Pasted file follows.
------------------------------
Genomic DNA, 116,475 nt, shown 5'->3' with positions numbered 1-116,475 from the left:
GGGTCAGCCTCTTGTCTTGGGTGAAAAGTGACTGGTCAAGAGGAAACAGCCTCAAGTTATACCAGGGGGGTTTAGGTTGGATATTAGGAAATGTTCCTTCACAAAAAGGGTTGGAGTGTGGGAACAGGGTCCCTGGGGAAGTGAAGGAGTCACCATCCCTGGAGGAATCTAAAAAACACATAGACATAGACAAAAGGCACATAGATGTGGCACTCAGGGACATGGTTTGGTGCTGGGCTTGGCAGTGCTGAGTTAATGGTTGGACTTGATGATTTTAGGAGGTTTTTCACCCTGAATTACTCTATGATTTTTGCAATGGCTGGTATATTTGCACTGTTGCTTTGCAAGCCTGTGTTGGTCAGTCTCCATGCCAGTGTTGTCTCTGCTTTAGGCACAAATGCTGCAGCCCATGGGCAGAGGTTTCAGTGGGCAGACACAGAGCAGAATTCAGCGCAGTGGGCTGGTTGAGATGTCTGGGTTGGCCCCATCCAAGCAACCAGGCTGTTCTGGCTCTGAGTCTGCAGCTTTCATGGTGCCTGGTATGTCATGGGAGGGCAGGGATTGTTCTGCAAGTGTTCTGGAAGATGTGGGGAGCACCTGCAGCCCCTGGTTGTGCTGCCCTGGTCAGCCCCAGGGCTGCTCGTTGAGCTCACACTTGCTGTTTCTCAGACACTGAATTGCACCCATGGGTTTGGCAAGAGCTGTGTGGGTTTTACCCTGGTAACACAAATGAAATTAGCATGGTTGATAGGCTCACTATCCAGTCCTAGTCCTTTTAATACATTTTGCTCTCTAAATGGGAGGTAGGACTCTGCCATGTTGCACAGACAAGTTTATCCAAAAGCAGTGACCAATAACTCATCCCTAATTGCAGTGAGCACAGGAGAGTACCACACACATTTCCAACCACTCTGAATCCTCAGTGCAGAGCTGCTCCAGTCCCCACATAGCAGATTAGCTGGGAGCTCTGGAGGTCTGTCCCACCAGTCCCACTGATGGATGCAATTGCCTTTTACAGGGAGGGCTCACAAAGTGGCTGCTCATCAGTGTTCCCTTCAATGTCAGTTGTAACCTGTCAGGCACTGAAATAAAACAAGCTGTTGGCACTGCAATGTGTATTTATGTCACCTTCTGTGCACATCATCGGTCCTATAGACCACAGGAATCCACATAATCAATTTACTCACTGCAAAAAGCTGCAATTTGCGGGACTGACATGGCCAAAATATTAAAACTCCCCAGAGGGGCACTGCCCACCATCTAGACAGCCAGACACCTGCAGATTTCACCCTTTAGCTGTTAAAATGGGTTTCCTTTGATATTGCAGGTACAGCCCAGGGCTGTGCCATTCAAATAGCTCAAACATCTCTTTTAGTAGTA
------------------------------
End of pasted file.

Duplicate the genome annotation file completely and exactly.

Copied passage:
Genomic DNA, 116,475 nt, shown 5'->3' with positions numbered 1-116,475 from the left:
GGGTCAGCCTCTTGTCTTGGGTGAAAAGTGACTGGTCAAGAGGAAACAGCCTCAAGTTATACCAGGGGGGTTTAGGTTGGATATTAGGAAATGTTCCTTCACAAAAAGGGTTGGAGTGTGGGAACAGGGTCCCTGGGGAAGTGAAGGAGTCACCATCCCTGGAGGAATCTAAAAAACACATAGACATAGACAAAAGGCACATAGATGTGGCACTCAGGGACATGGTTTGGTGCTGGGCTTGGCAGTGCTGAGTTAATGGTTGGACTTGATGATTTTAGGAGGTTTTTCACCCTGAATTACTCTATGATTTTTGCAATGGCTGGTATATTTGCACTGTTGCTTTGCAAGCCTGTGTTGGTCAGTCTCCATGCCAGTGTTGTCTCTGCTTTAGGCACAAATGCTGCAGCCCATGGGCAGAGGTTTCAGTGGGCAGACACAGAGCAGAATTCAGCGCAGTGGGCTGGTTGAGATGTCTGGGTTGGCCCCATCCAAGCAACCAGGCTGTTCTGGCTCTGAGTCTGCAGCTTTCATGGTGCCTGGTATGTCATGGGAGGGCAGGGATTGTTCTGCAAGTGTTCTGGAAGATGTGGGGAGCACCTGCAGCCCCTGGTTGTGCTGCCCTGGTCAGCCCCAGGGCTGCTCGTTGAGCTCACACTTGCTGTTTCTCAGACACTGAATTGCACCCATGGGTTTGGCAAGAGCTGTGTGGGTTTTACCCTGGTAACACAAATGAAATTAGCATGGTTGATAGGCTCACTATCCAGTCCTAGTCCTTTTAATACATTTTGCTCTCTAAATGGGAGGTAGGACTCTGCCATGTTGCACAGACAAGTTTATCCAAAAGCAGTGACCAATAACTCATCCCTAATTGCAGTGAGCACAGGAGAGTACCACACACATTTCCAACCACTCTGAATCCTCAGTGCAGAGCTGCTCCAGTCCCCACATAGCAGATTAGCTGGGAGCTCTGGAGGTCTGTCCCACCAGTCCCACTGATGGATGCAATTGCCTTTTACAGGGAGGGCTCACAAAGTGGCTGCTCATCAGTGTTCCCTTCAATGTCAGTTGTAACCTGTCAGGCACTGAAATAAAACAAGCTGTTGGCACTGCAATGTGTATTTATGTCACCTTCTGTGCACATCATCGGTCCTATAGACCACAGGAATCCACATAATCAATTTACTCACTGCAAAAAGCTGCAATTTGCGGGACTGACATGGCCAAAATATTAAAACTCCCCAGAGGGGCACTGCCCACCATCTAGACAGCCAGACACCTGCAGATTTCACCCTTTAGCTGTTAAAATGGGTTTCCTTTGATATTGCAGGTACAGCCCAGGGCTGTGCCATTCAAATAGCTCAAACATCTCTTTTAGTAGTA